from that, the real combinations will describe fundamental shapes of strain deformation, which look like the real combinations of the spherical harmonics of order two:

enter image description here

This method of visualizing tensors holds for any rank $N$, where the shapes are combinations of $Y_N^{\pm m}(\theta, \phi)$.

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This may be a controversial opinion. But I've actually found it unhelpful to try to directly visualize tensors (other than vectors, or special cases with a lot of symmetry).

I'd like to make an analogy. In relativity, we often deal with 4-dimensional spacetimes. But I rarely, if ever, try to actually visualize what is happening in 4 dimensions. This is too much for my human brain. Instead, I have learned to trust the math. And, I have also learned a series of tricks that apply in different situations that can reduce the problem to something in 2 or 3 dimensions, where I can more easily visualize what's going on. In fact, I rarely directly try to visualize things directly in 3d! Often, I am really thinking about 2d projections (sometimes multiple 2d projections of one object that each give a different point of view).

Similarly, a general tensor has a lot of components and structure. I don't find it particularly useful, or easy, to try and simultaneously visualize the effect of all these components. Instead, I think of a rank $(M, N)$ tensor as a machine which takes as input $M$ "1-forms" and $N$ "vectors" and returns a number (the machine also has a lot of other nice properties, like linearity, which are useful for combining tensors and determining the behavior under linear transformations -- but I won't focus on that).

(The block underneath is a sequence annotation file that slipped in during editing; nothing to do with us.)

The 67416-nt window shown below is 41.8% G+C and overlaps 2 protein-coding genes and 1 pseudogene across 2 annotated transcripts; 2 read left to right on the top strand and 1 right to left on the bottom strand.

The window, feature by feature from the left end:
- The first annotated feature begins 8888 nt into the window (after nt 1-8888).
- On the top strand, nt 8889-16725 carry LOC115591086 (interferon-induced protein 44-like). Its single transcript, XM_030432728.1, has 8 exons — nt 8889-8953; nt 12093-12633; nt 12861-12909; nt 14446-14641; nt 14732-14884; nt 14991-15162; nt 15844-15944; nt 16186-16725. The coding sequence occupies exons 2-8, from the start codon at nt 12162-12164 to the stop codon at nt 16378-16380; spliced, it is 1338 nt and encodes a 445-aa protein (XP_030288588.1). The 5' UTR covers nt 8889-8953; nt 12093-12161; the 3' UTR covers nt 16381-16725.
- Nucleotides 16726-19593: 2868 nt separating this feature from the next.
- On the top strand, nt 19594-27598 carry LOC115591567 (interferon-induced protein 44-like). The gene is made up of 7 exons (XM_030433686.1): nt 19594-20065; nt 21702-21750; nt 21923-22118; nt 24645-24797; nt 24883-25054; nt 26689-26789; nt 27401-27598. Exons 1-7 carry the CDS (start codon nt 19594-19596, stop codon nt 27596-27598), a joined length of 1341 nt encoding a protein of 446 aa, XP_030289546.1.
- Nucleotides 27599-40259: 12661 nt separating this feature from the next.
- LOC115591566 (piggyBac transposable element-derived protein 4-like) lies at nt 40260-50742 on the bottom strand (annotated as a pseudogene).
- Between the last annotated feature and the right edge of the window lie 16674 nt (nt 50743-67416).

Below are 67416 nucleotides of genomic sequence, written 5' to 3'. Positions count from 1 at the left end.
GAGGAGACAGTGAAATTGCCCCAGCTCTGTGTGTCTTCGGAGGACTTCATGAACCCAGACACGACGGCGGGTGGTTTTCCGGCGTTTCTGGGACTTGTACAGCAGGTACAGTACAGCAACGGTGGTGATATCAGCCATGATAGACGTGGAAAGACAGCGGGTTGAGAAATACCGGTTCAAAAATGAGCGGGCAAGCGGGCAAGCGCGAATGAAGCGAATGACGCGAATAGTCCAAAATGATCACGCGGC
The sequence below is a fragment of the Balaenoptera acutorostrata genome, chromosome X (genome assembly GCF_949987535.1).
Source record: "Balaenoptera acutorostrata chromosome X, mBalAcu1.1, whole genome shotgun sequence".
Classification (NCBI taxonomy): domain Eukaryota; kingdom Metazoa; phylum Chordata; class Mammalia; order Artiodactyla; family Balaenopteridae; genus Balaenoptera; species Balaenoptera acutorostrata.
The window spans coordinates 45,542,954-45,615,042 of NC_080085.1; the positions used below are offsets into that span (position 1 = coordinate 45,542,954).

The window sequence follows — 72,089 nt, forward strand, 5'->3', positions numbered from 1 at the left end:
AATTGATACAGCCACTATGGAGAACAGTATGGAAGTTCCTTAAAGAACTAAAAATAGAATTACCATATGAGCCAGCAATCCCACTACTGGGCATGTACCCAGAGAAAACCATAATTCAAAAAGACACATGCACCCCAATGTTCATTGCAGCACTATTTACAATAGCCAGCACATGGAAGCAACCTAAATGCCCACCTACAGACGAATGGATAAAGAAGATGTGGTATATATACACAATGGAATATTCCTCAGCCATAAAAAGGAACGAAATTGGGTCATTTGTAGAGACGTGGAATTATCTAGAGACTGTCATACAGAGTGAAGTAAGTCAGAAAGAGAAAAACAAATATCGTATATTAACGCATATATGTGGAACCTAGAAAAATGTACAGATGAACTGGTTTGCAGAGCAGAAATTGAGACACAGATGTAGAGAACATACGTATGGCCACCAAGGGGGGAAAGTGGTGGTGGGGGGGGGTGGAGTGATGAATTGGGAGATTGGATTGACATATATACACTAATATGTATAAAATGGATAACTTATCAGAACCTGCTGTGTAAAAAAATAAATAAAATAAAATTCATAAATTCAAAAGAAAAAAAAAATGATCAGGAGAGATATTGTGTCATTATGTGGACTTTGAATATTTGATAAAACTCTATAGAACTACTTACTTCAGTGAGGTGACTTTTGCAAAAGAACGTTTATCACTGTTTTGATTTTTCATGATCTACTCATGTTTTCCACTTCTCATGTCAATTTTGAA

Then, when faced with something like a stress tensor, which is a $(0, 2)$ tensor, I think "in order to turn this into a number, I need to specify 2 vectors." In the case of the stress tensor, we can think of the two vectors as (1) the direction of an applied force, and (b) the orientation of the normal vector of a surface to which that force is applied. So, the component $T_{xx}$ represents a force in the $x$ direction applied to a face normal to the $x$ direction. This represents pressure. Meanwhile, the component $T_{xy}$ represents a force in the $x$ direction applied to a surface normal to the $y$ direction. This represents shear.

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The most common ways to think of a vector are a little arrow or an ordered tuple of coordinates such as

$$X = (x, y, z)$$

But this isn't what a vector really means.

To a mathematician, vectors are things that behave reasonably when added together or multiplied by a number. Little arrows are an easy example of this. You add them tip to tail to get a resultant vector. They stretch or shrink when multiplied by a number.

Mathematicians have a list of $8$ rules that a set of objects must satisfy to be considered a vector space. The rules encapsulate what addition and multiplication by a number should be. They are simple things like the associative law:

$$a + (b + c) = (a + b) + c$$

Any set of objects that satisfy the $8$ rules are a vector space. For example, the set of all quadratic polynomials

$$ax^2 + bx + c$$

is a vector space. You can add them and multiply by a number using the laws of algebra.